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I am having issues passing a dynamic parameter to a JavaScript function using innerHTML.

Included below is the current code that I am using:

var name = "test";

frm.innerHtml = '<button name="close" id="close" title="Cancel" type="button"

When I debug the code of the closeTab() function, the parameter specified by the name variable is null.

I believe there is a problem with the declaration of the value while modifying the innerHTML property.

Any help would be greatly appreciated.


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do u mean i simply use the variable name without quotes? Thanks – mundella Jul 4 '12 at 3:08
you used the value of name as a variable, add quotations. – Novak Jul 4 '12 at 3:09
You should use DOM like document.createElement and others instead of setting innerHtml because it's cleaner – Alvin Wong Jul 4 '12 at 3:23

5 Answers 5

Your resulting code is:

<button ... onclick="closeTab(test);">Return</button>

Can you see what's wrong? test is being treated as a variable, when you actually intended it to be a string.

I like to use JSON.stringify to make a variable parseable (kind of like var_export in PHP), but in this case you also need to escape quotes. So:


Use that in your button instead of just test.

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I simply used onclick="closeTab(name);"> and it worked – mundella Jul 4 '12 at 3:18
That only works because name is a global variable, but as soon as you do anything more complicated it will be "inexplicably" broken. – Niet the Dark Absol Jul 4 '12 at 3:27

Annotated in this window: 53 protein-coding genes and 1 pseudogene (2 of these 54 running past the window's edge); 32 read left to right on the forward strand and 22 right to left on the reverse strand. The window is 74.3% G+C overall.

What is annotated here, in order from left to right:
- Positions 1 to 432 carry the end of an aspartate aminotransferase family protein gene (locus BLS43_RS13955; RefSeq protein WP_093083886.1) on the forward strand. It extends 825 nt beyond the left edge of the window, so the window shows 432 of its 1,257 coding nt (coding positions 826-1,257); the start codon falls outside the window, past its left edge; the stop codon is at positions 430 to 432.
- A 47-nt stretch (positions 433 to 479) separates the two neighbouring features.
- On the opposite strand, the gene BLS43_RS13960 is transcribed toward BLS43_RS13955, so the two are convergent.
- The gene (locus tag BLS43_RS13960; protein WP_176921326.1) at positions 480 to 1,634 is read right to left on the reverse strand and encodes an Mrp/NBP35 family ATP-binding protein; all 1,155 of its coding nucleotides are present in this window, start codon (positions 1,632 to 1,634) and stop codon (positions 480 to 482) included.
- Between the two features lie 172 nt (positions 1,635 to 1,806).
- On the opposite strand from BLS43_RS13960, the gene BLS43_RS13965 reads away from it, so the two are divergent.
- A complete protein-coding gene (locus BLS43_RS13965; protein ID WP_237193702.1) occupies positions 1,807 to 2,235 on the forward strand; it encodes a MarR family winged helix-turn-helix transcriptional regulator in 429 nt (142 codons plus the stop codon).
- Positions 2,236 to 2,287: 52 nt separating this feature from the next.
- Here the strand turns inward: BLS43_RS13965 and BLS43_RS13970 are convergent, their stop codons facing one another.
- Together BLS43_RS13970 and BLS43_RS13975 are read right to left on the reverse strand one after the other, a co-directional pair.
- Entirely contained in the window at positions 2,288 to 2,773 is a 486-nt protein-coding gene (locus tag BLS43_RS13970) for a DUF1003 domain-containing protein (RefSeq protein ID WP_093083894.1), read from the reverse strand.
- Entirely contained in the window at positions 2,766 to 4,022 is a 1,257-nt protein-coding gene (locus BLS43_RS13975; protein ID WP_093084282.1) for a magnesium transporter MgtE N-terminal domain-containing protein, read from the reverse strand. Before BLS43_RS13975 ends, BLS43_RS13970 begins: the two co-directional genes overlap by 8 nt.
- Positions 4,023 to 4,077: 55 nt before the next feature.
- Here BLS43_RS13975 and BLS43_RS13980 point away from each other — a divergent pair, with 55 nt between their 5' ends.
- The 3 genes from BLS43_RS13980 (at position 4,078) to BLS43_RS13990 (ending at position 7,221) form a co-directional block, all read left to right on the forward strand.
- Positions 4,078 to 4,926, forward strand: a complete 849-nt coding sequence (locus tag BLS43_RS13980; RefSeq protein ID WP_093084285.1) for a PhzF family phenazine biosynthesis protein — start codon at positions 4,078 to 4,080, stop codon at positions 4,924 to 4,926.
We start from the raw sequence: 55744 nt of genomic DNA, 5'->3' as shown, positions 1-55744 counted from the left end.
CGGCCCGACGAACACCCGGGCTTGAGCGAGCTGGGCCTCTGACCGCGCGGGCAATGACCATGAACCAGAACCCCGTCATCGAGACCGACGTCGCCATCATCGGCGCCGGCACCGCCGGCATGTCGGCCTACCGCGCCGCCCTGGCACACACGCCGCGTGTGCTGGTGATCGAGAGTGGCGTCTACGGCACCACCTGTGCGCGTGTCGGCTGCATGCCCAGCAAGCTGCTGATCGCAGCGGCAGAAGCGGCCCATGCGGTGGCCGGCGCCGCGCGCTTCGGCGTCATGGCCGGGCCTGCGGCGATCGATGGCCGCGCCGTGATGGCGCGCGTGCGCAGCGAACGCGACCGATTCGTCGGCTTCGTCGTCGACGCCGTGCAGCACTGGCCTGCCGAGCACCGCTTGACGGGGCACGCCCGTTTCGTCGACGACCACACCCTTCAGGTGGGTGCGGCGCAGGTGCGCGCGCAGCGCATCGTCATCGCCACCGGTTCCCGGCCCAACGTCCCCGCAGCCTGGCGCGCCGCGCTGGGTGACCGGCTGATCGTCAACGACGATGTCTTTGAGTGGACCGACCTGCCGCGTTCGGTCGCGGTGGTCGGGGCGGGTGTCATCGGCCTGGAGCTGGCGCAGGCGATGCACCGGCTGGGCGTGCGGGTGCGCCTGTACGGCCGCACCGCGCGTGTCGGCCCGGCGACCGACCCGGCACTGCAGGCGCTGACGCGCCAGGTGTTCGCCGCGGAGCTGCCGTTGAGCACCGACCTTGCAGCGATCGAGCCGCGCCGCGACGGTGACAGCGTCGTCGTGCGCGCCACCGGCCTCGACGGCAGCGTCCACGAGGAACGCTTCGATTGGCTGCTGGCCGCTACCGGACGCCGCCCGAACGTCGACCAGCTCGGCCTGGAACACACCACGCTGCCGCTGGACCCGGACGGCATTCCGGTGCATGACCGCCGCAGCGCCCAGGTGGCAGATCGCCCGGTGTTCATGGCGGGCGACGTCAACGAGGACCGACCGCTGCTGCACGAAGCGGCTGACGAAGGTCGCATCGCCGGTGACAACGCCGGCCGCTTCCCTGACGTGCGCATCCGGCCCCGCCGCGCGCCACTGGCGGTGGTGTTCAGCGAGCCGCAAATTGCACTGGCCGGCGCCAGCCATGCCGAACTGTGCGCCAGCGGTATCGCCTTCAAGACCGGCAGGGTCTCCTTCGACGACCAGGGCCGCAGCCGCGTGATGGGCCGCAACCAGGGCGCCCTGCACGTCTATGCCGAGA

Your dynamic declaration is passing the parameter as a variable, instead of the value of the parameter. In order to correct this issue, you must pass the value as a string, instead of a variable, which is accomplished by encasing and escaping the variable in single quotes as demonstrated below:

var name = "test";

frm.innerHtml = '<button name="close"  id="close"  title="Cancel" type="button"
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Using DOM:

var name="test";
var el = document.createElement("button"); = "close"; = "close";
el.title = "Cancel";
el.type = "button";
el.onclick = function() {  // an inline function that will be executed when el is clicked
    closeTab(name);        // `name` here contains `"test"`

I really don't encourage overusing innerHTML as it is messy, and can sometime be slow.

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Assuming your html is -

<form id='frm'>


Your JS should be -

var name = "test";
var innerHtml = "<button name='close' id='close' title='Cancel'   type='button'>Return</button>";

Check this out -

This is the cleanest way to achieve this, though innerHtml is not a proper way to do it as everyone suggested above.

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up vote -1 down vote accepted

I simply used onclick="closeTab(name);"> in innerHTML and it worked. I guess that worked coz name is global variable.

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The usage of name in this context passes it to the closeTab() function as a variable, not a string. Ideally, function execution in this context should receive the string, not a global variable. – RobB Jul 4 '12 at 3:23

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